Here is a list that will bring you a guide to the 10 fantanstic country pubs in London. Let’s go pubing!
1. The Old Neptune, Whitstable
There is always a warm welcome for those looking for a pint of beer, a glass of wine or, on colder days, a warm drink after a bracing walk along the beach.
You can also enjoy live music Friday, Saturday and Sunday. Be sure to grab a window seat: The views of the sunset over the water are beyond gorgeous.
2. The Star, Leatherhead
It’s billed as the perfect meeting place for people heading to Chessington World of Adventures (it’s five minutes away), but once you’re in here, it’s near impossible to leave. Must be something to do with the book-laden walls and cosy fireplace. Because being whirled around in the air just doesn’t have the same appeal once you’re sat by a roaring fire with a pint in your hand.
3. Ye Olde Six Bells, Horley
Ye Olds Six Bells takes its name from the bells originally hanging at St. Bartholomew’s Church next door. With origins dating back to the 9th Century, the pub came about as a place needed by the Norman Lord to refresh himself after the lengthy services at the Church.
This country pub, by the River Mole, has been an important venue in Horley for over 700 years, and has operated as an eating and ale house for guests attending nearby Court Lodge Manor.
Here you can relax in the pretty garden on the banks of the Mole river, or take your repast inside the pub beside an enormous inglenook fireplace large enough to roast the biggest of oxen. Ye Olde Six Bells in Horley is a quaint country inn reputed to be the second oldest pub in the country with origins dating to the 9th century. With a charming riverside garden on the banks of the Mole and in the shadow of the historic St Bartholomew’s Church, it’s the perfect spot to enjoy hearty, seasonal pub food and carefully nurtured cask ales.
4. The Crown Inn, Berkshire
There’s no such thing as too many fireplaces. All pubs should have fireplaces. This one also happens to be part of the illustrious Heston Blumenthal group, but hot damn, that’s a hell of an open fireplace they’ve got.
5. The Smack Inn, Whitstable
Situated just off the High Street in Whitstable the Smack Inn is a charming traditional pub named after the historic single masted fishing boat that brought home Whitstable’s famous oysters in yesteryear.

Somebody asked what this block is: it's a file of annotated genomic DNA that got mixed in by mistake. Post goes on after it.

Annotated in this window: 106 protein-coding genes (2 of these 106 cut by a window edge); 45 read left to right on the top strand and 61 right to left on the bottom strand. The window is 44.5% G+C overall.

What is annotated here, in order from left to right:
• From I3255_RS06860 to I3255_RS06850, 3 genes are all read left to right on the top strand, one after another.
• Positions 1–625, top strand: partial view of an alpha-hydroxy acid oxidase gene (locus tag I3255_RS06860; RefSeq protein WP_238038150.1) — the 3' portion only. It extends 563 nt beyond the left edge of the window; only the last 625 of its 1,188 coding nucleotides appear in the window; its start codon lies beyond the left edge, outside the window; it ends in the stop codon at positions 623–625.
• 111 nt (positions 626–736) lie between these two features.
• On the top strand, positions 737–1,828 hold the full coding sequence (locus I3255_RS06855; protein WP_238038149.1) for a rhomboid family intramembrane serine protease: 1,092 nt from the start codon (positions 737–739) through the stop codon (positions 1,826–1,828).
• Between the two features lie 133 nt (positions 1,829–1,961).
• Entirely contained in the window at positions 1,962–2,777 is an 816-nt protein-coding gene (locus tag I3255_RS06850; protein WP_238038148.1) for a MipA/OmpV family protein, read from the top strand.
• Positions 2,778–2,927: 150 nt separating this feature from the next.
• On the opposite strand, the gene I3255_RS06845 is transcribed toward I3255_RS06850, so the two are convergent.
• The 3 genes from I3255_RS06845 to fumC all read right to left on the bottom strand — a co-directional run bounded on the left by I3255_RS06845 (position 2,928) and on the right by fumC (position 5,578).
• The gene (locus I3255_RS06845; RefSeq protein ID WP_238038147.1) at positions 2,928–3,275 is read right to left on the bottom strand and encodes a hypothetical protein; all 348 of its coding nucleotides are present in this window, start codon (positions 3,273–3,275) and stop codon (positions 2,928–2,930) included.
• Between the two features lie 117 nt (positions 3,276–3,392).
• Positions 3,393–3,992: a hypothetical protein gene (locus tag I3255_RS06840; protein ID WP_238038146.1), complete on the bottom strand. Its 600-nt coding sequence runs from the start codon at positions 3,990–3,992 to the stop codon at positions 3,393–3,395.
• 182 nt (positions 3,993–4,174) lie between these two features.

Originally a pair of fisherman’s cottages built in the 1800s the large wooden pillared circular bar forms the centre piece of this cosy and friendly pub. To the rear is one of the best kept secrets in town: the beer garden. A log fire can be found roaring away in Winter months.
A selection of well kept local real ales and continental lagers are available on draught backed by a choice of bottled local real ales, lagers, ciders and a variety wines and spirits.
6. The Compasses Inn, Crundale
This pub has been likened to the infamous Sportsman in its early days, i.e. visit it now before it becomes near impossible to get a booking. It’s based in an Area of Outstanding Natural Beauty, and the menu is a reflection of the surroundings. Herbs and vegetables come from the garden out back, while meat comes from as close as a quarter mile down the road.
It’s a bit of a trek to get here, but totally worth it. Make sure you set off early in the morning, catching a train from London Victoria to Canterbury. Then get on a bus towards Petham, and disembark at the Village Hall.
7. The Plowden Arms, Henley-On-Thames
Stepping into this beautiful 18th-century pub is like stepping back in time. Rather than try to modernise, the owners embraced the building’s heritage. Now they serve up forgotten dishes and drinks from bygone eras (using actual centuries-old books for reference) inside its old-world-y interiors.
8. The Hand & Flowers, Marlow
A casual and informal space but with no compromise on quality of food. A place where everybody should feel comfortable. The food style is strong and bold, with an emphasis on simplicity and service being professional but approachable.
9. The Hoop, Stock
The building was converted to an ale house some 450 years ago and remains in that line of business to this day. The wooden-boarded Hoop has an atmospheric pub on the ground floor – acres of beams, draught ales at the bar – and an upstairs restaurant that is opened up to the rafters to create a slightly more refined setting amid the exposed oak. The menu has been thoroughly brought up to speed though, with tandoori wood pigeon and twice-baked goat’s cheese soufflé on the menu.
10. The Jolly Cricketers, Seer Green
This pub is just ridiculously pretty. A Victorian freehouse tucked away in a picturesque village, it holds the title of “Best Pub in Buckinghamshire” and serves killer bangers and mash. It also has oodles of greenery, flower-bedecked doorways, and more countryside charm than you can shake a stick at. Jolly good, eh?